- Army. Distant vision no lower than 20/70 in one eye and 20/40 in the other corrected to 20/20. The link below leads to a table discussing the different vision standards and the acuity requirements for each type of job in the Army. Like with all the branches, aviators of any kind have different standards. Army aviators need uncorrected vision no worse than 20/50 corrected to 20/20. https://phc.amedd.army.mil/PHC%20Resource%20Library/TG006_VisionandSafetyEyewearGuideforU.S.ArmyCivilianandMilitaryJobSeries_January2016.pdf
- Air Force. Flight training has more stringent requirements at distance acuity at 20/70 in each eye corrected to 20/20. Navigators need 20/400 corrected to 20/20 and near vision at uncorrected 20/30 and no worse than 20/70 corrected. As with the Air Force, the link below will take you to a table reviewing the different corrected and uncorrected visual acuity standards. https://afspecialwarfare.com/files/MSD%2020170529.pdf
- Navy/Marines. Interestingly enough, the Marines do not have their medical department. Thus, they use the Navy’s standards for health and vision. Aviators for both branches can’t be worse than 20/40 and cannot deteriorate worse than 20/100 after entering flight school. It all needs to be correctable to 20/20.
- Coast Guard. This is probably the strictest vision requirements out of all the armed forces. Uncorrected vision can only be 20/50 and has to be correctable to 20/20. There are no waivers or leniency to this requirement. https://homeport.uscg.mil/Lists/Content/Attachments/638/NVIC-Enclosure%203.pdf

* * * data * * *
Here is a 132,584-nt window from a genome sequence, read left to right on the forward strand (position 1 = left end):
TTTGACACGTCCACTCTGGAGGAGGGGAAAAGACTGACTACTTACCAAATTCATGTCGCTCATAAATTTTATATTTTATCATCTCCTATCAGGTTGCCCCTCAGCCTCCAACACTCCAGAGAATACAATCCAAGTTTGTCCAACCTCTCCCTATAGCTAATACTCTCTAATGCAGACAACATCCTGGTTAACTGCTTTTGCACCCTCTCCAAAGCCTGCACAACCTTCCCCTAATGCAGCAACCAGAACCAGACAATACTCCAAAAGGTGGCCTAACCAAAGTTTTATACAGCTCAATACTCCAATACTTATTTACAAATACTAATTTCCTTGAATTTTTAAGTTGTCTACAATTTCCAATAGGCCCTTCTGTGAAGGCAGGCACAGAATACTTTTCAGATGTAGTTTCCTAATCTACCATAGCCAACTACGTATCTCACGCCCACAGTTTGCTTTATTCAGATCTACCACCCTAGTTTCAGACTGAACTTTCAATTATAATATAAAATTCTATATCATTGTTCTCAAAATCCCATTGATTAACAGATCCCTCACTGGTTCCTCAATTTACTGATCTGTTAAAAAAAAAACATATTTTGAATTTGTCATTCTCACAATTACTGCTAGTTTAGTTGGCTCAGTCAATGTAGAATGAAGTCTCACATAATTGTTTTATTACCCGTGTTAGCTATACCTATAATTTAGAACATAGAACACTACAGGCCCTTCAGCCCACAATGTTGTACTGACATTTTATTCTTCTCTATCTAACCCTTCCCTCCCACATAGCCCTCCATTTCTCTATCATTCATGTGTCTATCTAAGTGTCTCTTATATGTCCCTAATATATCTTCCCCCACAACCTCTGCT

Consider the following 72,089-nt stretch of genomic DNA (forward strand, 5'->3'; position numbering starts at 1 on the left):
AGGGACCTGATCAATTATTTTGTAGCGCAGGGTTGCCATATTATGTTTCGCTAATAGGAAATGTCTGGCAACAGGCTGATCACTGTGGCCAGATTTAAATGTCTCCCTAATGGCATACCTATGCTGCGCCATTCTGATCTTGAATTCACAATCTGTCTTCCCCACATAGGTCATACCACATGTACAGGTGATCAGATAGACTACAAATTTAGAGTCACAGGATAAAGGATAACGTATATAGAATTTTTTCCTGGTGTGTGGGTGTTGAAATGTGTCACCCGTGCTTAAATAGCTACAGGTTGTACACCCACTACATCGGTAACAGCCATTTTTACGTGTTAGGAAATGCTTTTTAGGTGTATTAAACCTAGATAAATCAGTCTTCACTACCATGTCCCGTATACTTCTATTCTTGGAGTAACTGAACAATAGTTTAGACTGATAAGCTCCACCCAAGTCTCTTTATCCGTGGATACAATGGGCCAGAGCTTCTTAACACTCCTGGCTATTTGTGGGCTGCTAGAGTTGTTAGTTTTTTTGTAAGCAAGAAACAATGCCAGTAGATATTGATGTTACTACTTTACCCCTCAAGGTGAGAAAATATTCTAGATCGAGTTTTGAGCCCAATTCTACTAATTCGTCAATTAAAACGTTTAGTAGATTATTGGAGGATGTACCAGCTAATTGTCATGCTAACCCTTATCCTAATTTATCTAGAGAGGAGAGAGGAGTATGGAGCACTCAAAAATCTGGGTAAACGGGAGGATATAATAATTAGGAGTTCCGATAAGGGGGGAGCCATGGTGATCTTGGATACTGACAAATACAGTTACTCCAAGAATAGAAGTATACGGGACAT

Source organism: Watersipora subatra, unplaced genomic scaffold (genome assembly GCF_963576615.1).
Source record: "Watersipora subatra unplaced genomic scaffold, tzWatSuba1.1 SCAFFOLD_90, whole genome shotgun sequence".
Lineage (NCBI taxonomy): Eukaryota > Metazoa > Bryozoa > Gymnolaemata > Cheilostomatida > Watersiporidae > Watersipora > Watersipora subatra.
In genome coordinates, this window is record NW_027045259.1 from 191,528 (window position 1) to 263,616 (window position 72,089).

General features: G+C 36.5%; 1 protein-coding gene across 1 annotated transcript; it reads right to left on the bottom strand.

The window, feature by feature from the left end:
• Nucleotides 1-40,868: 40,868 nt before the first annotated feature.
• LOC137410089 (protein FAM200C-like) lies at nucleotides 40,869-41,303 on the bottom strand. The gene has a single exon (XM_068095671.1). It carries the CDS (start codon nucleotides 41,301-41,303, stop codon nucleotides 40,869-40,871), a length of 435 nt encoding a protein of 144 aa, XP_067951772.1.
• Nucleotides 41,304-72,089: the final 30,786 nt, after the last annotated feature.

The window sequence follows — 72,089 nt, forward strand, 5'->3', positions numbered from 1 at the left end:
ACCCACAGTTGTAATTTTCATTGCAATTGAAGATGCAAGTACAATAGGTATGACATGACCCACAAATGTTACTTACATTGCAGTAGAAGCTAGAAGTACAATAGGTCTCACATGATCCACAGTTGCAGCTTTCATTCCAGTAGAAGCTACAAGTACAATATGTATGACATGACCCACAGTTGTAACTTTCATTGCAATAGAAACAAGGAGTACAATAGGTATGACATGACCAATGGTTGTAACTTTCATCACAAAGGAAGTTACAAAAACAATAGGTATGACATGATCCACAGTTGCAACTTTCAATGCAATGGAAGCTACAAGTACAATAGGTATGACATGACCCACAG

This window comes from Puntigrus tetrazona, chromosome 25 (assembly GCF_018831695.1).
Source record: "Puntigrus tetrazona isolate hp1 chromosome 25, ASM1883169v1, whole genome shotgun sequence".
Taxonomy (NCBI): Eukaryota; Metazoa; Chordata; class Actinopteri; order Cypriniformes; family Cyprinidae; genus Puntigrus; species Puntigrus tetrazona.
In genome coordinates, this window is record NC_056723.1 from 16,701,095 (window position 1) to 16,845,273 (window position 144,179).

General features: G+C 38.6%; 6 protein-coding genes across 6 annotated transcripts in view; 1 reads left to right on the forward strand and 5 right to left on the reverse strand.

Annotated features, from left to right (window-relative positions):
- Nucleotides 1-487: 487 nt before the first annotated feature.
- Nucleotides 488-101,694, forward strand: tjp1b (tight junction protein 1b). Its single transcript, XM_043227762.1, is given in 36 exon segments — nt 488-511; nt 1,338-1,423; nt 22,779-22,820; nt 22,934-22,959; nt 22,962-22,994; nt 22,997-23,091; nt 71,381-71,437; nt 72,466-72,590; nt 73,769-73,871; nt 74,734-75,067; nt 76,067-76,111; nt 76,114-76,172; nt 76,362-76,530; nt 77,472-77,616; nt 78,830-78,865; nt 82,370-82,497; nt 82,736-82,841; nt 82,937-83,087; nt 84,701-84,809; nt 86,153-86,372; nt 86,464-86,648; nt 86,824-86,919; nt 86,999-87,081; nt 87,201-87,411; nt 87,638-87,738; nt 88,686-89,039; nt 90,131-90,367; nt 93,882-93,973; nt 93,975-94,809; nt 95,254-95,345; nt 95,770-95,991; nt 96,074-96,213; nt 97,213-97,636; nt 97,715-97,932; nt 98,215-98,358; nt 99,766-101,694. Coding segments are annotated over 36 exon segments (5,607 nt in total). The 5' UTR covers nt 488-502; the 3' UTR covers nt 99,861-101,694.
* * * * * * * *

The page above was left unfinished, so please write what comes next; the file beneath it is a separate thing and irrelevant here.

Check individual basic visual standards for each branch to find out which requirements match which jobs. Waivers are available for some conditions. A recruiter is always a good source of information when discussing vision and health conditions.
Does the military issue glasses?
The military used to issue glasses affectionately called the “Birth Control Glasses” or BCGs. Soldiers nicknamed them this due to the very unattractive nature of the frames. Their official name was S9s, but nobody ever called them that. These were almost uniformly available across the different branches of the military. These days, slightly more attractive glasses are being issued called 5A glasses. People who wear them say they’re virtually indestructible–which is necessary for combat situations. Each pair also has a strap to keep eyewear firmly in place. There are also goggles and gas-mask lenses to go over eyeglasses or inserted into the glass. Each branch of the military has slightly different protocols for issuing such glasses–and some not at all.